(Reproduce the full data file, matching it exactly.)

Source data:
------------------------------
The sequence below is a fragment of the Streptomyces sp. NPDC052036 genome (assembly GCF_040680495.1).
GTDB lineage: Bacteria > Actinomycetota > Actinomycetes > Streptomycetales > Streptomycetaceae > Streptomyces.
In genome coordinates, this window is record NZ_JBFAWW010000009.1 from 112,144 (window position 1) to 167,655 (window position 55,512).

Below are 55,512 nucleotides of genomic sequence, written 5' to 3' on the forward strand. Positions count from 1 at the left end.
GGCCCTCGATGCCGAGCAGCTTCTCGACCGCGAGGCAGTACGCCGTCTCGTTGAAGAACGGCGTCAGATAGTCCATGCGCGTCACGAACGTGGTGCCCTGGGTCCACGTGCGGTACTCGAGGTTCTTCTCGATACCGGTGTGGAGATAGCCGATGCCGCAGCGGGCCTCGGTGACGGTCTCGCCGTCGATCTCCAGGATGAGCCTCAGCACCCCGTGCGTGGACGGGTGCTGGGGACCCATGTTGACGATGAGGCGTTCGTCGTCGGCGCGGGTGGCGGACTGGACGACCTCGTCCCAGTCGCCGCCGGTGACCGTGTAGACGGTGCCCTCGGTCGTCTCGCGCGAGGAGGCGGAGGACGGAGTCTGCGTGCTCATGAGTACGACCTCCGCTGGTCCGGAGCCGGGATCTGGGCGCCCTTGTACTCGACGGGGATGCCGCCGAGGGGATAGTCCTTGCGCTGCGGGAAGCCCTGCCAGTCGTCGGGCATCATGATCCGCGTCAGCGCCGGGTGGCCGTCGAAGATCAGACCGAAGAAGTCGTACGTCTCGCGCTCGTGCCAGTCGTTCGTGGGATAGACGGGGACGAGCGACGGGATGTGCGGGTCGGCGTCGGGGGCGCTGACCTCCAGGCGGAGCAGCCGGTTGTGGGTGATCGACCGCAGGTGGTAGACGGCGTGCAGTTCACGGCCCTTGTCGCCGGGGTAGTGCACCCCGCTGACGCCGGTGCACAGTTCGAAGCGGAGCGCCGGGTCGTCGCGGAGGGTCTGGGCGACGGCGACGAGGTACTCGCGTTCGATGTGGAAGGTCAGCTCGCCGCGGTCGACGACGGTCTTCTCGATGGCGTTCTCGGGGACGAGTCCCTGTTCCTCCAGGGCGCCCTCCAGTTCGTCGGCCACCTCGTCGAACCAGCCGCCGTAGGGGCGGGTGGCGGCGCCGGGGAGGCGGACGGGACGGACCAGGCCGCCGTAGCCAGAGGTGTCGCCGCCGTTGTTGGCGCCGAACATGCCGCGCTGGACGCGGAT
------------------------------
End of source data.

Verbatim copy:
The sequence below is a fragment of the Streptomyces sp. NPDC052036 genome (assembly GCF_040680495.1).
GTDB lineage: Bacteria > Actinomycetota > Actinomycetes > Streptomycetales > Streptomycetaceae > Streptomyces.
In genome coordinates, this window is record NZ_JBFAWW010000009.1 from 112,144 (window position 1) to 167,655 (window position 55,512).

Below are 55,512 nucleotides of genomic sequence, written 5' to 3' on the forward strand. Positions count from 1 at the left end.
GGCCCTCGATGCCGAGCAGCTTCTCGACCGCGAGGCAGTACGCCGTCTCGTTGAAGAACGGCGTCAGATAGTCCATGCGCGTCACGAACGTGGTGCCCTGGGTCCACGTGCGGTACTCGAGGTTCTTCTCGATACCGGTGTGGAGATAGCCGATGCCGCAGCGGGCCTCGGTGACGGTCTCGCCGTCGATCTCCAGGATGAGCCTCAGCACCCCGTGCGTGGACGGGTGCTGGGGACCCATGTTGACGATGAGGCGTTCGTCGTCGGCGCGGGTGGCGGACTGGACGACCTCGTCCCAGTCGCCGCCGGTGACCGTGTAGACGGTGCCCTCGGTCGTCTCGCGCGAGGAGGCGGAGGACGGAGTCTGCGTGCTCATGAGTACGACCTCCGCTGGTCCGGAGCCGGGATCTGGGCGCCCTTGTACTCGACGGGGATGCCGCCGAGGGGATAGTCCTTGCGCTGCGGGAAGCCCTGCCAGTCGTCGGGCATCATGATCCGCGTCAGCGCCGGGTGGCCGTCGAAGATCAGACCGAAGAAGTCGTACGTCTCGCGCTCGTGCCAGTCGTTCGTGGGATAGACGGGGACGAGCGACGGGATGTGCGGGTCGGCGTCGGGGGCGCTGACCTCCAGGCGGAGCAGCCGGTTGTGGGTGATCGACCGCAGGTGGTAGACGGCGTGCAGTTCACGGCCCTTGTCGCCGGGGTAGTGCACCCCGCTGACGCCGGTGCACAGTTCGAAGCGGAGCGCCGGGTCGTCGCGGAGGGTCTGGGCGACGGCGACGAGGTACTCGCGTTCGATGTGGAAGGTCAGCTCGCCGCGGTCGACGACGGTCTTCTCGATGGCGTTCTCGGGGACGAGTCCCTGTTCCTCCAGGGCGCCCTCCAGTTCGTCGGCCACCTCGTCGAACCAGCCGCCGTAGGGGCGGGTGGCGGCGCCGGGGAGGCGGACGGGACGGACCAGGCCGCCGTAGCCAGAGGTGTCGCCGCCGTTGTTGGCGCCGAACATGCCGCGCTGGACGCGGAT